NEU union members in 23 sixth form colleges were set to strike on Thursday in a battle over pay and funding.
The action is the first of three planned walkouts. It follows years of funding cuts that have led to courses being cut, class sizes growing and increasing workload.
Some colleges have been forced to close or merge as a result of the cuts.
Sixth form colleges are the hardest hit of all 16-19 education provision. Some 22 percent has been cut in real terms since 2010.
And workers’ pay has fallen by 16 percent.
Colleges that will be striking include City and Islington, Brighton, Hove and Sussex, Hereford, Long Road, Newham and Shrewsbury Colleges Group.
Pippa Dowswell is an NEU rep at City and Islington Sixth Form College in north London. She said, “Funding cuts have had a massive impact on our college.
“We have been forced into a merger which has resulted in degradation of all our support services. There has been a huge impact on workload as teachers try to plug the gaps.
“The decrease in pay has caused the college to lose staff members as they can no longer afford to live in London.”
The union is demanding that funding for sixth form colleges per student should rise from £4,000 to at least £4,760. It wants sixth form college lecturers’ pay to be brought up to the level of school teachers.
In recent ballots, 84 percent of NEU members who voted supported strikes on an overall turnout of 43 percent.
The Tories’ 50 percent turnout threshold requirement was reached in 25 colleges, but two are not part of this week’s walkout due to half term.
The union plans further strikes for 5 and 20 November. And it has begun reballots in 16 other sixth form colleges that didn’t reach the turnout requirement in the initial ballot.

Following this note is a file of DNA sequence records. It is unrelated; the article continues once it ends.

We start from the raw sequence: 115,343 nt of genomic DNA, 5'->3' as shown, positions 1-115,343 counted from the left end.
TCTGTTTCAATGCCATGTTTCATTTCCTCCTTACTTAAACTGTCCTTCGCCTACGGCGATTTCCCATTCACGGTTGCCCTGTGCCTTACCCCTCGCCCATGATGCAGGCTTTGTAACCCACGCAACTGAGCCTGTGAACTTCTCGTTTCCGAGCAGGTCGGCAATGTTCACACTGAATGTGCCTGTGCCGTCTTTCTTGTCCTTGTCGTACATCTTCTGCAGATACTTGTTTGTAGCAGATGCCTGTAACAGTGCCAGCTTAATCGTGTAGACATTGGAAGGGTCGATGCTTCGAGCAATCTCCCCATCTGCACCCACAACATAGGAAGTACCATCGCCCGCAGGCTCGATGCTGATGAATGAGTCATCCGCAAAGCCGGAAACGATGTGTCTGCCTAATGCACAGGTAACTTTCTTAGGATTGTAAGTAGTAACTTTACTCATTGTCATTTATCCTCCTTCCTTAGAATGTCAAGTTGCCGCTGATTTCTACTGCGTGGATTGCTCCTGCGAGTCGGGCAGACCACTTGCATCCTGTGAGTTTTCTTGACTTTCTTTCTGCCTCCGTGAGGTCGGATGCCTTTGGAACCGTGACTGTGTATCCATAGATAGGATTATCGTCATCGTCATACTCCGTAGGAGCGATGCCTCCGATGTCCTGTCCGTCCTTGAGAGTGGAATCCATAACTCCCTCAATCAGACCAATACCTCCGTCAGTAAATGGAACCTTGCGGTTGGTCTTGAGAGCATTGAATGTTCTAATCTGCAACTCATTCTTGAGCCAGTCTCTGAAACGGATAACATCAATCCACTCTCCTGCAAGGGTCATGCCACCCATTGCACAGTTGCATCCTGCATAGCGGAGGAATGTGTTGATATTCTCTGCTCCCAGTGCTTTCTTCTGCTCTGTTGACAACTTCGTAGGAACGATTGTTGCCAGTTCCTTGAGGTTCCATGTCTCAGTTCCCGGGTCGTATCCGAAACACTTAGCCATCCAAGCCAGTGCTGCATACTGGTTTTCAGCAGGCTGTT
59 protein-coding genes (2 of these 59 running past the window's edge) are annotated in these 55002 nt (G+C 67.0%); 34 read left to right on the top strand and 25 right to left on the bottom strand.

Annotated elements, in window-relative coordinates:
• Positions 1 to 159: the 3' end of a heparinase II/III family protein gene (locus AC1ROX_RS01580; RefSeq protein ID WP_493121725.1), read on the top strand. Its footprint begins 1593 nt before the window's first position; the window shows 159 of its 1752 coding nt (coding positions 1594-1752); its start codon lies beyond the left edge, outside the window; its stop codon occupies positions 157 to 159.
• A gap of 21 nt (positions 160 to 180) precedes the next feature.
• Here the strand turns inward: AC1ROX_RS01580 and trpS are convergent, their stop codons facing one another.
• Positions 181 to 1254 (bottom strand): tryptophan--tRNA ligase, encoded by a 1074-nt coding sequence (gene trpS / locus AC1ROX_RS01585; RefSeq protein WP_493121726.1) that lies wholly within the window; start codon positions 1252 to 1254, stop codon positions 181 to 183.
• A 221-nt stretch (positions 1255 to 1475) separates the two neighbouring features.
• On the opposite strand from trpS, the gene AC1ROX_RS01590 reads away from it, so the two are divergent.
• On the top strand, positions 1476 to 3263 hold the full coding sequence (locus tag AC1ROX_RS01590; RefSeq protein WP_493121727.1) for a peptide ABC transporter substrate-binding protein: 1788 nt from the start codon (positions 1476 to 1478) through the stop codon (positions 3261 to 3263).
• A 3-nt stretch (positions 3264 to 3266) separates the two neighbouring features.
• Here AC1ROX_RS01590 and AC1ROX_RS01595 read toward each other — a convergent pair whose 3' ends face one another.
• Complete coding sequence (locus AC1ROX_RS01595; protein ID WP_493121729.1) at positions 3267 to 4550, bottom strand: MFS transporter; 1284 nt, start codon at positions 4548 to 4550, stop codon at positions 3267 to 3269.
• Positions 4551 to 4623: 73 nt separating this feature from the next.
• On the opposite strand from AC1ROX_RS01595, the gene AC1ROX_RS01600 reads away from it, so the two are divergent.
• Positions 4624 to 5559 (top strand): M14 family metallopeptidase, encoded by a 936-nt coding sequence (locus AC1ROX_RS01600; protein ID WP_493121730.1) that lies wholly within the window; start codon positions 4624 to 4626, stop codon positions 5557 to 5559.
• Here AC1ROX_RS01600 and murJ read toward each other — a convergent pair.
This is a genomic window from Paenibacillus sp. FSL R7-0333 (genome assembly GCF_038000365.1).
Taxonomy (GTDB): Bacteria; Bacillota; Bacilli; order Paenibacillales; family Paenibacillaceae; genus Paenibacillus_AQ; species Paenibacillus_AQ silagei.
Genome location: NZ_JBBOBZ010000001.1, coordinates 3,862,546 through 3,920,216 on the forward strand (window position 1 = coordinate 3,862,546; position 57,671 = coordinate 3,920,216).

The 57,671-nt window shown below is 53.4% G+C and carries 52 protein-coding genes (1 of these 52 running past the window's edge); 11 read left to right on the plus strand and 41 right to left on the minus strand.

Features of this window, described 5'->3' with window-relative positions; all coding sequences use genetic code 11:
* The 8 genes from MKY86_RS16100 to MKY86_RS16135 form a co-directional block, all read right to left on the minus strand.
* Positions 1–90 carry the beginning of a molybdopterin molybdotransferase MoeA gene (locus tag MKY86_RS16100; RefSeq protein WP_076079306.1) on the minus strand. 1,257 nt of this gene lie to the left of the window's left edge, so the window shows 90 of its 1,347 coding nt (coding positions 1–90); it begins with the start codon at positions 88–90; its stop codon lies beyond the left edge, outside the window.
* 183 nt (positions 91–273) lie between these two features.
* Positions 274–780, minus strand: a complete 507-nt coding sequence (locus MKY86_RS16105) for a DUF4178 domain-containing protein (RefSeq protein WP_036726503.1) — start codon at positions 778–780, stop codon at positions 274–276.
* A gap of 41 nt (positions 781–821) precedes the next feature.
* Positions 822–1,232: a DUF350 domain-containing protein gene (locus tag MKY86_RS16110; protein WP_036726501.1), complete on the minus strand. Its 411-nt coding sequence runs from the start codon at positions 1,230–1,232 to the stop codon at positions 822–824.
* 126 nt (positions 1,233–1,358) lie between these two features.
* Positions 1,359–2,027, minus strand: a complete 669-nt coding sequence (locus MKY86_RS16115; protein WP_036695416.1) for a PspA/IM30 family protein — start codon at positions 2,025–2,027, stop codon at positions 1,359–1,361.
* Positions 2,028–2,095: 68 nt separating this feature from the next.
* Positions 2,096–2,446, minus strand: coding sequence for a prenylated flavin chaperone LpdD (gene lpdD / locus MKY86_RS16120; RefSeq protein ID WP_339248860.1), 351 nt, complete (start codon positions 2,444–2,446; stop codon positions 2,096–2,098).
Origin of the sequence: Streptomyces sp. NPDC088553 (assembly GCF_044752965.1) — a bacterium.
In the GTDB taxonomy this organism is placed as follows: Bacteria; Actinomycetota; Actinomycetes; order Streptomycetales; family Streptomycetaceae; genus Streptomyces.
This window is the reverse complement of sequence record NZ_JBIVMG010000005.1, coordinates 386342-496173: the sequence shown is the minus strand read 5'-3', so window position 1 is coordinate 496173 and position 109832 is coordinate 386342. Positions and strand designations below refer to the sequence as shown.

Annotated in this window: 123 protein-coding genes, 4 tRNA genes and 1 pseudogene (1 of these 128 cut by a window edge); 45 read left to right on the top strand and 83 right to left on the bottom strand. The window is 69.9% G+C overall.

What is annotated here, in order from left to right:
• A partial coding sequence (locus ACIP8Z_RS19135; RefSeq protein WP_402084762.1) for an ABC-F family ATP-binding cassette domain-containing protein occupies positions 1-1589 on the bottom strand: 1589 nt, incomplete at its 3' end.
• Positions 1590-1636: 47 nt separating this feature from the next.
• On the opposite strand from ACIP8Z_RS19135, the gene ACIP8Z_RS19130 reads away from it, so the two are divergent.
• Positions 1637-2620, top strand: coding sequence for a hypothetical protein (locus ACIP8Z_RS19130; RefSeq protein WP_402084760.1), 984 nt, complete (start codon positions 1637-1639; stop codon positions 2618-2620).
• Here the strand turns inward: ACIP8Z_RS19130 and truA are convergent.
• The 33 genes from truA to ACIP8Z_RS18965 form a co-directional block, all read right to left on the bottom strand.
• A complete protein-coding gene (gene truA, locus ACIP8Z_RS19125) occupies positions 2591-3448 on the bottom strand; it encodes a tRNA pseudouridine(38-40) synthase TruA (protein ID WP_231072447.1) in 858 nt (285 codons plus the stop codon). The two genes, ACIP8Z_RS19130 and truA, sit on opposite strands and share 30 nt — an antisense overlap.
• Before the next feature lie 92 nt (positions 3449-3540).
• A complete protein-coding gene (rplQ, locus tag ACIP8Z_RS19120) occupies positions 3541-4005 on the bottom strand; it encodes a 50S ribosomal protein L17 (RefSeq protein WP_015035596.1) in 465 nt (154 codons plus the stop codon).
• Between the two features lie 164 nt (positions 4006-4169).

This means the strike on 20 November could be significantly bigger.
School strikers in south London celebrate victory
Workers at Bexleyheath Academy were celebrating last week after strikes by NEU union members stopped compulsory redundancies.
Lynne Chamberlain from Greenwich & Bexley TUC told Socialist Worker, “After just four days of determined strikes, management completely withdrew the threat of compulsory redundancies.
“This means that 19 teaching assistant jobs were saved. The strikes were supported by many local trade unions.”
The academy is run by the Academies Enterprise Trust (AET).
The school was put into special measures following an inspection by the Ofsted schools inspectorate last November.
Ofsted said the school failed to deliver an “acceptable standard” of education.
Fight nursery funding cuts
The NEU union is fighting to defend nurseries from funding cuts.
Supplementary funding for maintained nursery schools (MNS) ends in August next year.
The union said the cut puts all 392 MNS’s at risk of closure. It is asking people to sign a petition to save the nurseries, and to encourage nursery head teachers to sign a letter opposing the cut.